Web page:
40 [long redaction] But, of course neither Professor Yoo nor Judge Bybee have anything to do with writing or reviewing [redacted] and they could reasonably assume their own work product would be read in good faith and consistently with its terms by a sophisticated audience even if a particular reader did not read it carefully or willfully disregarded its terms. [emphasis original]

That is, Yoo seems to blame whoever both read the Bybee Memo and–having interpreted the memo in a “sophisticated” manner–passed on authorization for techniques that did result into death.

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It’s Not Yoo, It’s the History

If you had to guess the first several words that Miguel Estrada would use to argue that John Yoo should not be held accountable for his bad lawyering, what would those words be? (Answer below the fold.)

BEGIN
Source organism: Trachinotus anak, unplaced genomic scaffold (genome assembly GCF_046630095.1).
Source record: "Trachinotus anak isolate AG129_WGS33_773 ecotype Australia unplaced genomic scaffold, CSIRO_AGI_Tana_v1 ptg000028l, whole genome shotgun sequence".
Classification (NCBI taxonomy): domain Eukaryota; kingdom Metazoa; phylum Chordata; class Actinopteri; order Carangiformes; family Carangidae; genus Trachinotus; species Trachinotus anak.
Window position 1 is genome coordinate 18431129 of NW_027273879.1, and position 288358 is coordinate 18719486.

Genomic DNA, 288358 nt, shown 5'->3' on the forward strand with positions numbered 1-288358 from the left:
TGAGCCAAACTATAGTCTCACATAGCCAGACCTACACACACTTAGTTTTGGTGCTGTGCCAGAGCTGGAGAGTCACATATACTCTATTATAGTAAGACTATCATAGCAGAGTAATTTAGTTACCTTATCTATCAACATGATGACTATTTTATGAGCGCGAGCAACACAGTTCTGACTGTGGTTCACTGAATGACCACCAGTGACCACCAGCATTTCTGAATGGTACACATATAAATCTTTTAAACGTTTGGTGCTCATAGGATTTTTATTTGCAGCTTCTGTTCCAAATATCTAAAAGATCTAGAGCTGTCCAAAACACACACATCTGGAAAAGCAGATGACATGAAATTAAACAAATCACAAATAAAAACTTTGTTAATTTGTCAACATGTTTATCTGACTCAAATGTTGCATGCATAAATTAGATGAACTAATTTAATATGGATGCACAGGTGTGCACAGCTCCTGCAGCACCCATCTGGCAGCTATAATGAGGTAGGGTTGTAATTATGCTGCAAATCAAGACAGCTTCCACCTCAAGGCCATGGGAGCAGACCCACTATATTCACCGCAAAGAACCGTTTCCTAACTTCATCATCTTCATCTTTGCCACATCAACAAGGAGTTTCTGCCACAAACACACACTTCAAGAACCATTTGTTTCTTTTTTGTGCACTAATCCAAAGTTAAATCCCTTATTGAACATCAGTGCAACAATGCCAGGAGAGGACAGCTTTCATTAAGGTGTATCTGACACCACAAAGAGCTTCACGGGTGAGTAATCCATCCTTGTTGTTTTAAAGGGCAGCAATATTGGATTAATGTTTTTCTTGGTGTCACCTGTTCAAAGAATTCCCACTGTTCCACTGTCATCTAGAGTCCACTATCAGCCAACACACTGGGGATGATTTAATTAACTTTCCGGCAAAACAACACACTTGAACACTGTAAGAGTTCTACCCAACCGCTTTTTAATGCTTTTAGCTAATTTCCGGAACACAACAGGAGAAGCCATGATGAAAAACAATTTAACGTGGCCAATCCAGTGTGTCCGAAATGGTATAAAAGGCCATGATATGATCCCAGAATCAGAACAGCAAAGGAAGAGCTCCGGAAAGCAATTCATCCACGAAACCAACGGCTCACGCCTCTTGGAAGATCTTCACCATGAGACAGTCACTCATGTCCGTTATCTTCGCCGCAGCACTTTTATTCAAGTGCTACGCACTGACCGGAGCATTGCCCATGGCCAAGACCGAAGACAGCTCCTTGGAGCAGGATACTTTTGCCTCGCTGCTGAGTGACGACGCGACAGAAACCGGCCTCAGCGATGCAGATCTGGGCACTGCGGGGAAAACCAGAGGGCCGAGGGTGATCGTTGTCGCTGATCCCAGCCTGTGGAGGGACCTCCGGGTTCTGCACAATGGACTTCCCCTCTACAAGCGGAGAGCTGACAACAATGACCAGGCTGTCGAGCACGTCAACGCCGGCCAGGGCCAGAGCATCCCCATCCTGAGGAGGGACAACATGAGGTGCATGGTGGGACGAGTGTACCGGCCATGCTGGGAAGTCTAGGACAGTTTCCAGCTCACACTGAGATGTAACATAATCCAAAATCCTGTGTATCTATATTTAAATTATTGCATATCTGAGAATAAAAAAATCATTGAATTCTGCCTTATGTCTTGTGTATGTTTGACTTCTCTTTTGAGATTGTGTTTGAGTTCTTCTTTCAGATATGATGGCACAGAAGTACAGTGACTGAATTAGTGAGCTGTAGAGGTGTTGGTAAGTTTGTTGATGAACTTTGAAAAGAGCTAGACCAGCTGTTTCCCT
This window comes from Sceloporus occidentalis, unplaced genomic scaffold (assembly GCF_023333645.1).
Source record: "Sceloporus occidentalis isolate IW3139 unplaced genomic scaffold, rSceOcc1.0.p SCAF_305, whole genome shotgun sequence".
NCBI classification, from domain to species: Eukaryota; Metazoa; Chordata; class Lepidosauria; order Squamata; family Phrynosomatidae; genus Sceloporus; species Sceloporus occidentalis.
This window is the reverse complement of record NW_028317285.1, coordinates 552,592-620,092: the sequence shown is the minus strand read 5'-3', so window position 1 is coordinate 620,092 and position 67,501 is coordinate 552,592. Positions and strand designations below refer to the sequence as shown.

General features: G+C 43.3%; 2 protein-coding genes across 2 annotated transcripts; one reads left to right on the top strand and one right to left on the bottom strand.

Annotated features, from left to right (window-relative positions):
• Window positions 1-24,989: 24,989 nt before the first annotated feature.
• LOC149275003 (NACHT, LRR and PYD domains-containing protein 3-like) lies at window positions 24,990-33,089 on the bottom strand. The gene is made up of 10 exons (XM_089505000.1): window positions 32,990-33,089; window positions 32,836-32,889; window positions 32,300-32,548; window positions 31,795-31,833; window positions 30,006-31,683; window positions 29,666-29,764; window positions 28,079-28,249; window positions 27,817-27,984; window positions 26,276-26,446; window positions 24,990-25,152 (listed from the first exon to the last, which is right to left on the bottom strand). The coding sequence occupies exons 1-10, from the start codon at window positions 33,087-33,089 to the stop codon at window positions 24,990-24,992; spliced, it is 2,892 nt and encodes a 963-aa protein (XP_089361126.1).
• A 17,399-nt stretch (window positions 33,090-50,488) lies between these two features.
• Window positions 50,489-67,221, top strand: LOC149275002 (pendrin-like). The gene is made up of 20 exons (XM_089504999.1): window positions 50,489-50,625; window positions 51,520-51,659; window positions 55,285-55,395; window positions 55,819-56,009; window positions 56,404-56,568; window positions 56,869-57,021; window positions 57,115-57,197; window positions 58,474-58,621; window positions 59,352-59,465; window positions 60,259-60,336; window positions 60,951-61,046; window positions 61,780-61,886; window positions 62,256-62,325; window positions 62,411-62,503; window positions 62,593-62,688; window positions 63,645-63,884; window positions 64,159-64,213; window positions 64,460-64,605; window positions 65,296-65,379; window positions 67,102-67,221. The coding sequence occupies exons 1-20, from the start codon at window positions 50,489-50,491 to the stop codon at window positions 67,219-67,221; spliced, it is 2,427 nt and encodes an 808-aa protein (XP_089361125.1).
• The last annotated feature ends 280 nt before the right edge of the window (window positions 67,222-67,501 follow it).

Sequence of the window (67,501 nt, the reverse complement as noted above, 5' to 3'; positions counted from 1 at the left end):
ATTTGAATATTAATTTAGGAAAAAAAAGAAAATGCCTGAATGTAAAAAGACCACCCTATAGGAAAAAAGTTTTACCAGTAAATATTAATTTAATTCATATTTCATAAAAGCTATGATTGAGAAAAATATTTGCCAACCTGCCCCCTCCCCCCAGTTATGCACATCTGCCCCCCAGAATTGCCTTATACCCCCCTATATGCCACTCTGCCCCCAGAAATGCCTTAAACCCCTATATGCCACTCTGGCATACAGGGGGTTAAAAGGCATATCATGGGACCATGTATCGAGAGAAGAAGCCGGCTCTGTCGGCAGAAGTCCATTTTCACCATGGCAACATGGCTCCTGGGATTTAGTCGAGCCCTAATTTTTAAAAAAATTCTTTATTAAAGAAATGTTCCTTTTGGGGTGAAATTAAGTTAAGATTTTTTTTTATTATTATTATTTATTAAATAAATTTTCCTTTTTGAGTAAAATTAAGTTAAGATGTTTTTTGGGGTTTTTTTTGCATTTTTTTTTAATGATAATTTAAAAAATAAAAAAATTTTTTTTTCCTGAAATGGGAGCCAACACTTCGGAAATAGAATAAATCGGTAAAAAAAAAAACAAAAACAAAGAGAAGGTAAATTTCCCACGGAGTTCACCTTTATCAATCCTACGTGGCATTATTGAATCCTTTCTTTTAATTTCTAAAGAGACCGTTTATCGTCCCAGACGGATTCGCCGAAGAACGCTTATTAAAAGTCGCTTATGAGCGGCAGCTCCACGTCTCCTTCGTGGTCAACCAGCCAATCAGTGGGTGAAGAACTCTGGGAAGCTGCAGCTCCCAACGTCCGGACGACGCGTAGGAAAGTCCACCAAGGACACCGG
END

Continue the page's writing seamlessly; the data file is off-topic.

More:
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Will Miguel Estrada Represent John Yoo Before Sonia Sotomayor at SCOTUS?

I had a bit of a contest on Monday to guess which lawyer was representing John Yoo as Jose Padilla’s suit against him goes forward.

The winner of that poll is the anonymous reader who noted that Miguel Estrada represented Yoo when Yoo testified before Congress last year. You can let me know by email which deserving charity you’d like me to mail your utterly worthless hubcap to…

The Recorder has more details about the tough work Estrada has ahead of him. (h/t WSJ Law Blog)

John Yoo, author of some of the Bush administration’s war-on-terror memos, has hired Washington, D.C., lawyer Miguel Estrada to appeal a ruling that allowed an allegedly mistreated detainee’s suit against Yoo.